Twitter Blue sign-ups struggle despite plan to pull old verification badges

Twitter Inc. is struggling to sell users on its new subscription product, Twitter Blue, according to a new report.

Only 116,000 people signed up for the service of 2.6 million people who visited the Twitter Blue sales page on the web in March, according to estimates by SimiliarWeb, which analyses internet traffic.

Twitter owner Elon Musk had said that starting this month, only subscribers to Twitter Blue would be eligible for verification check marks, previously reserved for public figures.

In March, when a person who got a check through the old system logged onto Twitter, they sometimes received a message encouraging them to sign up to pay for Twitter Blue in order to keep their status.

The change in rules was expected to cause an uptick in subscriptions. Recently, Musk decided to give some verified users more time to decide whether to pay him.

Twitter Blue had less than 300,000 subscribers in February of this year, according to The Information.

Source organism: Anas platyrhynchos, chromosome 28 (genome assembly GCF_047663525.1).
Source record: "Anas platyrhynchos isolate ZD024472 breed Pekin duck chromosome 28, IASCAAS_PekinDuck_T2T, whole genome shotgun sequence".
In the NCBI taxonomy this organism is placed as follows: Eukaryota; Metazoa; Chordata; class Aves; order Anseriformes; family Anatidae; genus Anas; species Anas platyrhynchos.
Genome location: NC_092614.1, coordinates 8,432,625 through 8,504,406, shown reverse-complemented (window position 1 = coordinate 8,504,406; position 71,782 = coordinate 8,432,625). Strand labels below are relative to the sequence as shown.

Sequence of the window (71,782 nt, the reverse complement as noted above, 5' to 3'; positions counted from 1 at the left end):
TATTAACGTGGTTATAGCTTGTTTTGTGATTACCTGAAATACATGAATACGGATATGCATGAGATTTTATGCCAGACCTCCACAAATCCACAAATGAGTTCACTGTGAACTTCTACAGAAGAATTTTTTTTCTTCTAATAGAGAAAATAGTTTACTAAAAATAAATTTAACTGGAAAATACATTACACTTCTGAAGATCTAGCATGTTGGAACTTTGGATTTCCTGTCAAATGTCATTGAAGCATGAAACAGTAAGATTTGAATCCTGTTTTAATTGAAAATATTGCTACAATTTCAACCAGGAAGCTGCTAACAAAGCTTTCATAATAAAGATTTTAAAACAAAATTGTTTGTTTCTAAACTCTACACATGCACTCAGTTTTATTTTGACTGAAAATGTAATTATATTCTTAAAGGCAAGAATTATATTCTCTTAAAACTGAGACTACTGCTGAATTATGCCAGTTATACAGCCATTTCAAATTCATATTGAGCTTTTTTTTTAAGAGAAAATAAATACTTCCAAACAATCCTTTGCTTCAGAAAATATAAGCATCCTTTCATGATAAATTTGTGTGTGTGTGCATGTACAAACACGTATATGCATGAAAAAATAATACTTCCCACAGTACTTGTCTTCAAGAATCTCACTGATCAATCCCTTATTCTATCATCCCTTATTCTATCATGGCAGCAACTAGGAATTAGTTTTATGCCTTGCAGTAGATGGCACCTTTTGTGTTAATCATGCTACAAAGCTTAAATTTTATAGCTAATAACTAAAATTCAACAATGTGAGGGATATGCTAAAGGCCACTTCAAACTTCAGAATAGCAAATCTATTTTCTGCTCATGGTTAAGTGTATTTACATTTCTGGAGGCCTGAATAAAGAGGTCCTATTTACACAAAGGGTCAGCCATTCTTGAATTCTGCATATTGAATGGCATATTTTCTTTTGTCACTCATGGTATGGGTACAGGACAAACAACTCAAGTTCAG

Even accounting for the additional 116,000 sign-ups estimated by SimilarWeb, less than 1% of monthly users are currently subscribed to Twitter Blue.

SimilarWeb’s estimates do not include sign-ups through a mobile app or bulk purchases from organisations.

More than 500 million people use Twitter on a monthly basis, Musk has said.

Twitter’s advertising revenue has declined by 50% between October and March, he tweeted last month.

Despite attempts to win back advertisers, many have not returned.

Twitter Blue, the subscription service which costs $8 per month, hasn’t yet grown enough to recoup the lost revenue.

Now read: The problem with paying for blue checkmarks

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Twitter Blue sign-ups struggle despite plan to pull old verification badges